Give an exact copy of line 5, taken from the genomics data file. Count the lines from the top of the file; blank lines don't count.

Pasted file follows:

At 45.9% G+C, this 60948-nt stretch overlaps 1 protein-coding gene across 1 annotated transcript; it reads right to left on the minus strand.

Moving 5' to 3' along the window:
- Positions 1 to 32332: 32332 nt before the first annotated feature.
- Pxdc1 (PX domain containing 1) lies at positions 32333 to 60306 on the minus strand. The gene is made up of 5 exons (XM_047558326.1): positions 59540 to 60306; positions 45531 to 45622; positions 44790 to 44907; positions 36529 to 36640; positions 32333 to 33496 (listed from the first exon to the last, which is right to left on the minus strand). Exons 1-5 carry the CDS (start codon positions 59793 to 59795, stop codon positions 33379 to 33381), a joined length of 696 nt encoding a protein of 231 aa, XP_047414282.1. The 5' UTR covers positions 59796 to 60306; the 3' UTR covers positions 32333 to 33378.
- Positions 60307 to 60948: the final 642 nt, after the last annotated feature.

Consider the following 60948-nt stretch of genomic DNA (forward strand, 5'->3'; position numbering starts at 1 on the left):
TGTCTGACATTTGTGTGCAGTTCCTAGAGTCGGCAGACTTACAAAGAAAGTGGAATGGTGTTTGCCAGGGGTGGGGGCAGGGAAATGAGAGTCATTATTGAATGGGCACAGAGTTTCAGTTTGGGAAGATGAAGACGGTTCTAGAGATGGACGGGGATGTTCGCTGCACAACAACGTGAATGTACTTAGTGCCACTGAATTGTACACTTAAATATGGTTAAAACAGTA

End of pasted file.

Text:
- Positions 60307 to 60948: the final 642 nt, after the last annotated feature.